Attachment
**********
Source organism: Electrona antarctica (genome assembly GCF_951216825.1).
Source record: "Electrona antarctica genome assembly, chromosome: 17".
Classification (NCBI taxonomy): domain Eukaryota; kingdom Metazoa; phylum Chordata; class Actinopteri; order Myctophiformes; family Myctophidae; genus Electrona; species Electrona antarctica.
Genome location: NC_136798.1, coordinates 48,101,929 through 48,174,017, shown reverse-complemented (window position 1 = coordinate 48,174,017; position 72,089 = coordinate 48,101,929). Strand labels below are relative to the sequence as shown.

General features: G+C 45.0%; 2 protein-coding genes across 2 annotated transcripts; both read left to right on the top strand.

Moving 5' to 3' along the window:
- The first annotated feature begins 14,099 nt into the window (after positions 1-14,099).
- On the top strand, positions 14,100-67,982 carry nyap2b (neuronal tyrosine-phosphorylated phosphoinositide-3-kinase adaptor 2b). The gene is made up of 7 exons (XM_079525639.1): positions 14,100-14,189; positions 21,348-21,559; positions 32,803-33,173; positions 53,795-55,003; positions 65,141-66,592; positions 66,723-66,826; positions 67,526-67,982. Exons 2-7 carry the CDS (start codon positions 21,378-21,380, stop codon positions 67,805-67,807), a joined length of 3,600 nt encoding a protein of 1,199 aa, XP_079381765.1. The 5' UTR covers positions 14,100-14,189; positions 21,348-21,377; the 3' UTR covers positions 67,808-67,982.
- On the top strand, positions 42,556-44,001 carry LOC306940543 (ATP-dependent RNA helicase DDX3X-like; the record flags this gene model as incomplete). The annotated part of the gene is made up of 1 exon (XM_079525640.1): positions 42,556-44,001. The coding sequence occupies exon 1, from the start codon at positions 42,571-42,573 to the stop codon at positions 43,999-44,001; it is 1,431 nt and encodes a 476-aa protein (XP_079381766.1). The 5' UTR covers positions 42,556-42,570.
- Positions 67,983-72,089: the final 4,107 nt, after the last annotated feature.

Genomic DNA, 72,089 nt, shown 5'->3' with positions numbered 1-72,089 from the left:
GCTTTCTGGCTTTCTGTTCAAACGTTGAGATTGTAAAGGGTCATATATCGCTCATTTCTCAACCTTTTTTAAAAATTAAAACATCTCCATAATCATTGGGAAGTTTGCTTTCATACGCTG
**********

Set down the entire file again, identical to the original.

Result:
Source organism: Electrona antarctica (genome assembly GCF_951216825.1).
Source record: "Electrona antarctica genome assembly, chromosome: 17".
Classification (NCBI taxonomy): domain Eukaryota; kingdom Metazoa; phylum Chordata; class Actinopteri; order Myctophiformes; family Myctophidae; genus Electrona; species Electrona antarctica.
Genome location: NC_136798.1, coordinates 48,101,929 through 48,174,017, shown reverse-complemented (window position 1 = coordinate 48,174,017; position 72,089 = coordinate 48,101,929). Strand labels below are relative to the sequence as shown.

General features: G+C 45.0%; 2 protein-coding genes across 2 annotated transcripts; both read left to right on the top strand.

Moving 5' to 3' along the window:
- The first annotated feature begins 14,099 nt into the window (after positions 1-14,099).
- On the top strand, positions 14,100-67,982 carry nyap2b (neuronal tyrosine-phosphorylated phosphoinositide-3-kinase adaptor 2b). The gene is made up of 7 exons (XM_079525639.1): positions 14,100-14,189; positions 21,348-21,559; positions 32,803-33,173; positions 53,795-55,003; positions 65,141-66,592; positions 66,723-66,826; positions 67,526-67,982. Exons 2-7 carry the CDS (start codon positions 21,378-21,380, stop codon positions 67,805-67,807), a joined length of 3,600 nt encoding a protein of 1,199 aa, XP_079381765.1. The 5' UTR covers positions 14,100-14,189; positions 21,348-21,377; the 3' UTR covers positions 67,808-67,982.
- On the top strand, positions 42,556-44,001 carry LOC306940543 (ATP-dependent RNA helicase DDX3X-like; the record flags this gene model as incomplete). The annotated part of the gene is made up of 1 exon (XM_079525640.1): positions 42,556-44,001. The coding sequence occupies exon 1, from the start codon at positions 42,571-42,573 to the stop codon at positions 43,999-44,001; it is 1,431 nt and encodes a 476-aa protein (XP_079381766.1). The 5' UTR covers positions 42,556-42,570.
- Positions 67,983-72,089: the final 4,107 nt, after the last annotated feature.

Genomic DNA, 72,089 nt, shown 5'->3' with positions numbered 1-72,089 from the left:
GCTTTCTGGCTTTCTGTTCAAACGTTGAGATTGTAAAGGGTCATATATCGCTCATTTCTCAACCTTTTTTAAAAATTAAAACATCTCCATAATCATTGGGAAGTTTGCTTTCATACGCTG